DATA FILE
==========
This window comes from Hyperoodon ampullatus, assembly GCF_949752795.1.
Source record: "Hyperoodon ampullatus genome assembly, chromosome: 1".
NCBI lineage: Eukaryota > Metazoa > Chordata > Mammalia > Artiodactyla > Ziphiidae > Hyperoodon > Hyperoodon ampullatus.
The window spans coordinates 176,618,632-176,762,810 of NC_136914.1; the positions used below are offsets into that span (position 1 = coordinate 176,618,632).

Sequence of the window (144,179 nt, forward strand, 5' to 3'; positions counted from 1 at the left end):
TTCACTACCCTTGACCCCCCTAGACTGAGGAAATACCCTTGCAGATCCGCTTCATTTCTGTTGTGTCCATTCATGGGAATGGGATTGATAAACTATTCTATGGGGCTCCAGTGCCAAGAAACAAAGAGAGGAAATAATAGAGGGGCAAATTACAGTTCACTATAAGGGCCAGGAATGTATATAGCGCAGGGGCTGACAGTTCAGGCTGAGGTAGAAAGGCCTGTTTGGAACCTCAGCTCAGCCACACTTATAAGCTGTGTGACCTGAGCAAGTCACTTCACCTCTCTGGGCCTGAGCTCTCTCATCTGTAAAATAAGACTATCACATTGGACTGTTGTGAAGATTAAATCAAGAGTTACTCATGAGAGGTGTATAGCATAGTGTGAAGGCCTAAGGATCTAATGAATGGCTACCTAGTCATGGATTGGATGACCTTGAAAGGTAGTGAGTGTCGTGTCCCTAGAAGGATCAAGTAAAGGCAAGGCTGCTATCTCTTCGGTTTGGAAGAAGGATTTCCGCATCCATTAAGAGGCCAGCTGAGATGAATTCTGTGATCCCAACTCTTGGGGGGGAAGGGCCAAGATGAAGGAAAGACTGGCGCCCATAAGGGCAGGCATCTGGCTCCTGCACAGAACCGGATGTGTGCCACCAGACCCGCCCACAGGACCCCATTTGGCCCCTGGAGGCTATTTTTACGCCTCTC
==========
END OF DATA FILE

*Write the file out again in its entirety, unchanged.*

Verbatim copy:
This window comes from Hyperoodon ampullatus, assembly GCF_949752795.1.
Source record: "Hyperoodon ampullatus genome assembly, chromosome: 1".
NCBI lineage: Eukaryota > Metazoa > Chordata > Mammalia > Artiodactyla > Ziphiidae > Hyperoodon > Hyperoodon ampullatus.
The window spans coordinates 176,618,632-176,762,810 of NC_136914.1; the positions used below are offsets into that span (position 1 = coordinate 176,618,632).

Sequence of the window (144,179 nt, forward strand, 5' to 3'; positions counted from 1 at the left end):
TTCACTACCCTTGACCCCCCTAGACTGAGGAAATACCCTTGCAGATCCGCTTCATTTCTGTTGTGTCCATTCATGGGAATGGGATTGATAAACTATTCTATGGGGCTCCAGTGCCAAGAAACAAAGAGAGGAAATAATAGAGGGGCAAATTACAGTTCACTATAAGGGCCAGGAATGTATATAGCGCAGGGGCTGACAGTTCAGGCTGAGGTAGAAAGGCCTGTTTGGAACCTCAGCTCAGCCACACTTATAAGCTGTGTGACCTGAGCAAGTCACTTCACCTCTCTGGGCCTGAGCTCTCTCATCTGTAAAATAAGACTATCACATTGGACTGTTGTGAAGATTAAATCAAGAGTTACTCATGAGAGGTGTATAGCATAGTGTGAAGGCCTAAGGATCTAATGAATGGCTACCTAGTCATGGATTGGATGACCTTGAAAGGTAGTGAGTGTCGTGTCCCTAGAAGGATCAAGTAAAGGCAAGGCTGCTATCTCTTCGGTTTGGAAGAAGGATTTCCGCATCCATTAAGAGGCCAGCTGAGATGAATTCTGTGATCCCAACTCTTGGGGGGGAAGGGCCAAGATGAAGGAAAGACTGGCGCCCATAAGGGCAGGCATCTGGCTCCTGCACAGAACCGGATGTGTGCCACCAGACCCGCCCACAGGACCCCATTTGGCCCCTGGAGGCTATTTTTACGCCTCTC